Will you buy Google Nexus 4?

In seven days the fourth-generation Nexus smartphone goes on sale at Google Play. The question: Will you buy? Early reviews are in (sorry, we don't have a device yet so you'll have to read elsewhere), and they're quite encouraging. Nexus 4 promises to be one of the best Android smartphones, perhaps the best period, available this holiday season. But better doesn't mean good enough for your budget, and you might be happy with current device or looking at Apple or Microsoft platforms instead.

LG makes the handset, which Google helped design. The search and information giant will sell two models with identical features but different storage capacities -- 8GB ($299) and 16GB ($349), unlocked and no contract commitment -- starting November 13. T-Mobile USA will sell a subsidized model the following day, requiring 2-year service agreement. Nexus 4 features a quad-core processor, doubles typical Android phone memory to 2GB and runs newest Jelly Bean. But unlike its predecessors, the smartphone has a fixed battery. Does that matter to you? It does to me.

Nexus 4 fits into Google's new three-device, three-screen size strategy: 4.7-inch phone, and 7- and 10.1-inch tablets. The company already advertises the Androids during US prime-time TV, with search and Google Now as hooks. Nexus 7 is available for $199 (16GB), $249 (32GB) and $299 (32GB and 3G). The larger tablet is $399 or $499 in 16GB and 32GB capacities, respectively.

My interest in Nexus 4 starts and stops with the battery. I find Galaxy Nexus capacity to be exceptional, and I can swap in a new battery on occasion, which usually is at events when shooting lots of photos or videos. I got just four hours from Galaxy Nexus during Comic-Con, and that was from near continual use. Swappable meant I could use the Google phone as photo and video camera. If Nexus 4 performs as well or worse, work would stop.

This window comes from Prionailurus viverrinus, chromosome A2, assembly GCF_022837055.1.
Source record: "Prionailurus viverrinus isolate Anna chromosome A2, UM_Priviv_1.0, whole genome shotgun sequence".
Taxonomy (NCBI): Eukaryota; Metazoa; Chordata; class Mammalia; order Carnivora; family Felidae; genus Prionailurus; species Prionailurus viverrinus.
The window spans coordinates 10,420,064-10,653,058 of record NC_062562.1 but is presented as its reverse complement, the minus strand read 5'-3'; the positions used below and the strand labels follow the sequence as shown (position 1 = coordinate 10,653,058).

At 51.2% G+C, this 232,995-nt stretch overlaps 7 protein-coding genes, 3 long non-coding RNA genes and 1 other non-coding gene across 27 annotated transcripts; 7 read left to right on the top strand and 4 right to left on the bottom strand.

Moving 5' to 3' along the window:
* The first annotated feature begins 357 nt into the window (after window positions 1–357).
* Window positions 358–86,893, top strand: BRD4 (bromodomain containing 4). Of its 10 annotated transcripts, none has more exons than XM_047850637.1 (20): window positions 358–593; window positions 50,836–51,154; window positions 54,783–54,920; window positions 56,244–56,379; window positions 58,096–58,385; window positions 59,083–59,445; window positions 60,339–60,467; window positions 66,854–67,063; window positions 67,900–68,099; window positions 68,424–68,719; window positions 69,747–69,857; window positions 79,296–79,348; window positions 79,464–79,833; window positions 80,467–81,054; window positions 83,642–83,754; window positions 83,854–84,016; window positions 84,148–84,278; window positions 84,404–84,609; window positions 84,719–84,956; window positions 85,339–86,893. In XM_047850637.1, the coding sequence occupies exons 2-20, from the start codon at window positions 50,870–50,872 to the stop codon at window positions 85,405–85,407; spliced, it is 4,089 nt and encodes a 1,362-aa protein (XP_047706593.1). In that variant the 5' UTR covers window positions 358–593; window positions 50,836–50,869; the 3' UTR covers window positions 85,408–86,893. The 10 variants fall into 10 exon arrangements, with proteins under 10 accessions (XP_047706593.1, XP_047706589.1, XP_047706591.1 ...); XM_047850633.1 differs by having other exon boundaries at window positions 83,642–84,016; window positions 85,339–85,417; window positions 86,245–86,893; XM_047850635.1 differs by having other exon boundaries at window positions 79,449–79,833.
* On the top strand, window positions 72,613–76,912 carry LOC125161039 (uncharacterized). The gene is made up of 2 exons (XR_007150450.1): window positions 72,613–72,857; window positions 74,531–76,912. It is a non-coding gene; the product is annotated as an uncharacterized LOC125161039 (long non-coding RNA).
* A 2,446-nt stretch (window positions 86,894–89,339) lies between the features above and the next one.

Something else: Nexus 4 lacks LTE, which is highly unusual for smartphones in this class sold in the United States. As an AT&T user who can't get much more than 3Mbps downstream consistently over HSPA+, no LTE is a big deal. My colleague Mihaita Bamburic disagrees and says Nexus 4 is plenty good enough without real 4G. Well, that may be true where he lives. For me, the phone would be an easy "no" if locked and bearing carrier commitment. Unlocked, no contract-required changes much.

Smartphones Compared

Except for the Android Army or Google Gang, most everyone else will presumably compare different phones. Here are specs for Nexus 4 compared to its predecessor and two others: Galaxy S III and iPhone 5. To help you answer the question.

Nexus 4: 4.7-inch display, 1280 x 768 pixel resolution, 320 pixels per inch; Qualcomm Snapdragon S4 Pro processor; 2GB RAM; 8GB or 16GB storage (depending on model); 8-megapixel rear-facing and 1.3MP front-facing cameras; GSM/EDGE/GPRS (850, 900, 1800, 1900 MHz), 3G (850, 900, 1700, 1900, 2100 MHz), HSPA+ 21; WiFi N; wireless charging; Bluetooth; NFC; SlimPort HDMI; accelerometer; ambient-light sensor; barometer; compass; GPS; Gyroscope; microphone; 2100 mAh battery; unlocked; Android 4.2. Measures 133.9 x 68.7 x 9.1 mm and weighs 139 grams.